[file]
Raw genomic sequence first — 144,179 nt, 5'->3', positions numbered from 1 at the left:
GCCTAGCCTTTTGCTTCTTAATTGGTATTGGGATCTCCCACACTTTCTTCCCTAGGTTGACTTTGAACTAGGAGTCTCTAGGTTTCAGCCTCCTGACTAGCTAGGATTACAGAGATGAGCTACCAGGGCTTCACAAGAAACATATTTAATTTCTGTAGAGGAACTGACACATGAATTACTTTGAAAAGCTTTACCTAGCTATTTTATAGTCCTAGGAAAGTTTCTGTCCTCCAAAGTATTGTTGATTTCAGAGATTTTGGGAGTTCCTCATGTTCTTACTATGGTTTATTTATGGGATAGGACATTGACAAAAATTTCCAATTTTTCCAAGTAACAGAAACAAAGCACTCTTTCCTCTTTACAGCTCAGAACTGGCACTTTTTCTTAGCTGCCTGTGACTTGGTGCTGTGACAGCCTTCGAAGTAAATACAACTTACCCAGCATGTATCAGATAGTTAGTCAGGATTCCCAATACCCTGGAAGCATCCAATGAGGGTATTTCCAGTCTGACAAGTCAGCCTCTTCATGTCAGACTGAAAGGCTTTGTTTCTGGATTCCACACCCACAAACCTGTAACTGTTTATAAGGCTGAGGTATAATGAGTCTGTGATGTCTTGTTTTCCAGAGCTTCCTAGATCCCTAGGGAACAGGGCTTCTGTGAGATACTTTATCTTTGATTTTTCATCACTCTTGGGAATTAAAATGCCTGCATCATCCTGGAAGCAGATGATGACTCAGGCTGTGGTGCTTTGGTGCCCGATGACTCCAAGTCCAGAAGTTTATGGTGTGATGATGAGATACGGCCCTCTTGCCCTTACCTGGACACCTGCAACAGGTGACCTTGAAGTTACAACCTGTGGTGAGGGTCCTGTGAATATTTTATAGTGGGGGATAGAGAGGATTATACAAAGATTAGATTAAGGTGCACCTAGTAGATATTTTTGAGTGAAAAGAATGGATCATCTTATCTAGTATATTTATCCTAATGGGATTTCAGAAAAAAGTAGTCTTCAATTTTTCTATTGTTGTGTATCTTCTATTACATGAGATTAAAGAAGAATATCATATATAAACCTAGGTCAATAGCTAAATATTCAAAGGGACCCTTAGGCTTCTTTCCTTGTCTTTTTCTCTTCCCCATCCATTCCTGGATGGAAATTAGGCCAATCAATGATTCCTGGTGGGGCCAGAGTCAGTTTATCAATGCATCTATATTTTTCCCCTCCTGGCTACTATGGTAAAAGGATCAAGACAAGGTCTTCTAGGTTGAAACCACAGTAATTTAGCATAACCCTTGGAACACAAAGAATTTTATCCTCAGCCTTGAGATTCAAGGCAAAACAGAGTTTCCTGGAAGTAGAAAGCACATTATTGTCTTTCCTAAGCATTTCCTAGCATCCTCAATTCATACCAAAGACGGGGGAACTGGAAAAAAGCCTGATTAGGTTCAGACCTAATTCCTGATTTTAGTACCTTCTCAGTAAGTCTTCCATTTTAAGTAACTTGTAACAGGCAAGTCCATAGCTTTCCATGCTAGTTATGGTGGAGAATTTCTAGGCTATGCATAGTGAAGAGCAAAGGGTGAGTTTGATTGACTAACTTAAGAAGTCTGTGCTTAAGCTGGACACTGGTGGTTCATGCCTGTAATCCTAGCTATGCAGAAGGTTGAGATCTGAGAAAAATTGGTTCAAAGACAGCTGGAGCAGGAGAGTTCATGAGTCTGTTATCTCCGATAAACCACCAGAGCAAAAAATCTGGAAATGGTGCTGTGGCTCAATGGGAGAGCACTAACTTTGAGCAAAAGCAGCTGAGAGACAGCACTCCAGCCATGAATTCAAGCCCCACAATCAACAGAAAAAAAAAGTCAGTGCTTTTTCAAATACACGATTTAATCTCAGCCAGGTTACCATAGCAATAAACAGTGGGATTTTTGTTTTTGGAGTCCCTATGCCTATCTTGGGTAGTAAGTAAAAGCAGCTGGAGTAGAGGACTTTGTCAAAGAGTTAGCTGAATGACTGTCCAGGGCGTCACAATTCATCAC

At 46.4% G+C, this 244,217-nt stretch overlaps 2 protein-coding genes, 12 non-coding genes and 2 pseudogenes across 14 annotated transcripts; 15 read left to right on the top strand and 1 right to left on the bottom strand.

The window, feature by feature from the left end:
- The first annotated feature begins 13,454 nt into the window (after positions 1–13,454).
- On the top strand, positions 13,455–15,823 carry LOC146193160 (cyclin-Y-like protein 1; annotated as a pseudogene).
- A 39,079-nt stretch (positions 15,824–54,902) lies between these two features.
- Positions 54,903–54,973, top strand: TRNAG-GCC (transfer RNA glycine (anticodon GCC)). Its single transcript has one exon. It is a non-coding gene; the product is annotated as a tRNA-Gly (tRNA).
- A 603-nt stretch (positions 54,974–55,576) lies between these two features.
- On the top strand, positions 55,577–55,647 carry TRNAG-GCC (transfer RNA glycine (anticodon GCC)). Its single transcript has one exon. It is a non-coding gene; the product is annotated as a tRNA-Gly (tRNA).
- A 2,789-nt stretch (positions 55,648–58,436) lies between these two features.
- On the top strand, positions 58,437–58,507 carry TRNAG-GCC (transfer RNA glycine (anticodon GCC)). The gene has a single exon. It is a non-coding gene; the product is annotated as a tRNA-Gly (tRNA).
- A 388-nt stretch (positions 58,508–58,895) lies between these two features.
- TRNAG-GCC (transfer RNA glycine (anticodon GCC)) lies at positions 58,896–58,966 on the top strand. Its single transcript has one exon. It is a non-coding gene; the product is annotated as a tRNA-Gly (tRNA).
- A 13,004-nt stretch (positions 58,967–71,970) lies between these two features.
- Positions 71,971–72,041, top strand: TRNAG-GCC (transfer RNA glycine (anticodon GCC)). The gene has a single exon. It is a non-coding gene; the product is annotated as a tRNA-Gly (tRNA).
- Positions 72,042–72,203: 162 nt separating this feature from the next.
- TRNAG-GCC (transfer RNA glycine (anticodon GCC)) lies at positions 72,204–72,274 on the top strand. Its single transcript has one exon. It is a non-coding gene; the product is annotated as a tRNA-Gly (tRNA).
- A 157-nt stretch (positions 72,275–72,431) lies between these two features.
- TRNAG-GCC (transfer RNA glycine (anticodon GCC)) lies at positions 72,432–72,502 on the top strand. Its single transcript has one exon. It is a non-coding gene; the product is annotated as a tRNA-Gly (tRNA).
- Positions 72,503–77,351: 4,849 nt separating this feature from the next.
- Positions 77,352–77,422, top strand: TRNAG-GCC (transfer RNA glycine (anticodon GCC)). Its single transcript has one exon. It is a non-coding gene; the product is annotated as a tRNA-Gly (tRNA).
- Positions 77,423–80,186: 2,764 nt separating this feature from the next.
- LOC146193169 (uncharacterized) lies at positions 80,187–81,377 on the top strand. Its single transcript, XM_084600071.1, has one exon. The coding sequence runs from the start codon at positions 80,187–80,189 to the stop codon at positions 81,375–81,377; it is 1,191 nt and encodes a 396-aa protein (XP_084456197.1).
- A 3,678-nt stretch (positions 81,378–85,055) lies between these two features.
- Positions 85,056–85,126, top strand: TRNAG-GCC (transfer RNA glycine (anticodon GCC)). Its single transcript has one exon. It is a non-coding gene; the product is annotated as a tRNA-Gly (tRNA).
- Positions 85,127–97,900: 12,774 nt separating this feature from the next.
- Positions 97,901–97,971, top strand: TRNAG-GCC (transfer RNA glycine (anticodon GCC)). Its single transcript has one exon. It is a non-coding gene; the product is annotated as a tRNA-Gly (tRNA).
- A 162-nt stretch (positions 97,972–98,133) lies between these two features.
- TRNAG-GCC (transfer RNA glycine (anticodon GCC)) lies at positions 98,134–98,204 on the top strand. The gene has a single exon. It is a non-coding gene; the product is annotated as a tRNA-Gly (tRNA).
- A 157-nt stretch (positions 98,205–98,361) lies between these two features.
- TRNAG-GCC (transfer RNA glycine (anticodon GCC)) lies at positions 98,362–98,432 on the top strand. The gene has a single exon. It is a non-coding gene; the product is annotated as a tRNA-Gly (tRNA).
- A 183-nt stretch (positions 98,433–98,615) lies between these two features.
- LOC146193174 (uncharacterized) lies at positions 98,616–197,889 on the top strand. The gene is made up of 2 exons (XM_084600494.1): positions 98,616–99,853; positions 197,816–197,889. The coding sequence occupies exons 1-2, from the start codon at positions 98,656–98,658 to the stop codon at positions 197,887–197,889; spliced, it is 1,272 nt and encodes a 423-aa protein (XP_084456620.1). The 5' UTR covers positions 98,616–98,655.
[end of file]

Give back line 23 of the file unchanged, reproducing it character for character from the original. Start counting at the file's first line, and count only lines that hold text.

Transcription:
- Positions 77,423–80,186: 2,764 nt separating this feature from the next.